FIN 620-session 1 lecture

FIN 620-session 1 lecture - FIN 620 Long Term Financial...

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FIN 620 Long Term Financial Management Session 1 1. Lecture Notes/Comments In Chapter 10 we explore risk and return in the context of lessons from market history. The performance of an investment (a certain amount of money invested) is judged by the amount of money it returns, or equivalently the return on the investment. In this Session we will study measures of return, and also the historical returns generated by assets of different classes (types). The difference in returns between different assets is explained by the risk return tradeoff made by investors. . Many (particularly beginning) inestors feel that if you do not sell a security, you will not have to consider the capital gain or loss involved. (This is a common investor mistake – holding a loser too long because of reluctance to admit a bad decision was made.). In fact, non-recognition is relevant for tax purposes – only realized income must be reported. However, whether or not you have liquidated the asset is irrelevant when measuring a security’s pre-tax performance. Security returns are examples of random variables – categories of numbers for which in any particular instance more things can happen than will happen – and the things that can happen have an associated probability of occurrence. Random variables are typically characterized by their probability distributions (i.e., a graph, a table, or function that relates the potential values of the random variable to its associated probabilities) along with measures of central tendency and dispersion (the deviation from that central tendency). The normal distribution is a common probability distribution; mean, median,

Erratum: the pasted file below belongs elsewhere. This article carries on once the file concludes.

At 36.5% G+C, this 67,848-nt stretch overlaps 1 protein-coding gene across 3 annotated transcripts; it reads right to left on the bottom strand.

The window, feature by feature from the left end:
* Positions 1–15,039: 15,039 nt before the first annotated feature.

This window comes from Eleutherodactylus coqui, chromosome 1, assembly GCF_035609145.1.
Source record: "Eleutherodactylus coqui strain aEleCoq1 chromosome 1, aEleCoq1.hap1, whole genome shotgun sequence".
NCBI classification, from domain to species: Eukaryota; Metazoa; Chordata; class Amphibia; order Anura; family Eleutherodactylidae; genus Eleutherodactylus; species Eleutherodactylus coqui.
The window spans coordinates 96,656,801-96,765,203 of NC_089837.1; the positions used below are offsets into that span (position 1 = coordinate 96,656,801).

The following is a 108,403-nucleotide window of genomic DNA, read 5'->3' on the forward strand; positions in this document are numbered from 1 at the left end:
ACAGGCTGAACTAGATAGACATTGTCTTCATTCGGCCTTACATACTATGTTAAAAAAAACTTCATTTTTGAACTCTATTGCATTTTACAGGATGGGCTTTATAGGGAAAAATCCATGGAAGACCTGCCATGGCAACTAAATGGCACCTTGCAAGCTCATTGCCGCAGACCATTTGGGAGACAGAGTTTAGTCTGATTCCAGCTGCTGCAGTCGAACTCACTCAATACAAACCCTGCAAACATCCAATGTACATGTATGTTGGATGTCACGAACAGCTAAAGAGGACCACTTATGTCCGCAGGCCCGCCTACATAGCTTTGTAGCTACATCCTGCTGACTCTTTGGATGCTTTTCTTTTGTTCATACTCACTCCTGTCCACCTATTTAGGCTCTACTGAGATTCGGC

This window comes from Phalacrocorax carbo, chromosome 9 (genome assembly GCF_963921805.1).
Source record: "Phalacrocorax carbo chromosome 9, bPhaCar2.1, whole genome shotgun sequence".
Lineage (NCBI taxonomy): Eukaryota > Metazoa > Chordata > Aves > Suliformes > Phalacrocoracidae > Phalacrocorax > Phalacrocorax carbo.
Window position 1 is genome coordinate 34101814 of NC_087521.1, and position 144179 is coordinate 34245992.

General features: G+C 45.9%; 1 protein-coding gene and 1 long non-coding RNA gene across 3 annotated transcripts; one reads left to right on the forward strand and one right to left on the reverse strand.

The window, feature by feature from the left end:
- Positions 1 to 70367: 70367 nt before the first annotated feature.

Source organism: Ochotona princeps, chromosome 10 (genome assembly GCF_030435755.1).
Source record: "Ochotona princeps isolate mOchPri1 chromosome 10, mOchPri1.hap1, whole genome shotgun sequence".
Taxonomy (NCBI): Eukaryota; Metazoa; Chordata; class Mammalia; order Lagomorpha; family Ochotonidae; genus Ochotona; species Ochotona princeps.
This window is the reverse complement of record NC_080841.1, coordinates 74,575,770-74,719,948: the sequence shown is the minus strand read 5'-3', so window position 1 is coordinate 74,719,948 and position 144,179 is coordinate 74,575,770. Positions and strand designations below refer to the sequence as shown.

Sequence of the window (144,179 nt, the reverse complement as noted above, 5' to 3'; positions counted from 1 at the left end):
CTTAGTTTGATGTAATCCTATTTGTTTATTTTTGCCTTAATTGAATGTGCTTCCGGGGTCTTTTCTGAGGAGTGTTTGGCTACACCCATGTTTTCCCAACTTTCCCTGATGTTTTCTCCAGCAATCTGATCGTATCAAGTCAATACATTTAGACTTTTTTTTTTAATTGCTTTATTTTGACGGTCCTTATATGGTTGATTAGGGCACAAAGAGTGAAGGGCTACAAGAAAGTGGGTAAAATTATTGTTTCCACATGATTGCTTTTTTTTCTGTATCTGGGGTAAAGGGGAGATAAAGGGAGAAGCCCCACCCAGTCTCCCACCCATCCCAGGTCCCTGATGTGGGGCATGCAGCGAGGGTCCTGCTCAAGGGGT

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This note was uploaded on 02/14/2011 for the course FINANCE 620 taught by Professor Halstead during the Fall '09 term at UMBC.

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FIN 620-session 1 lecture - FIN 620 Long Term Financial...

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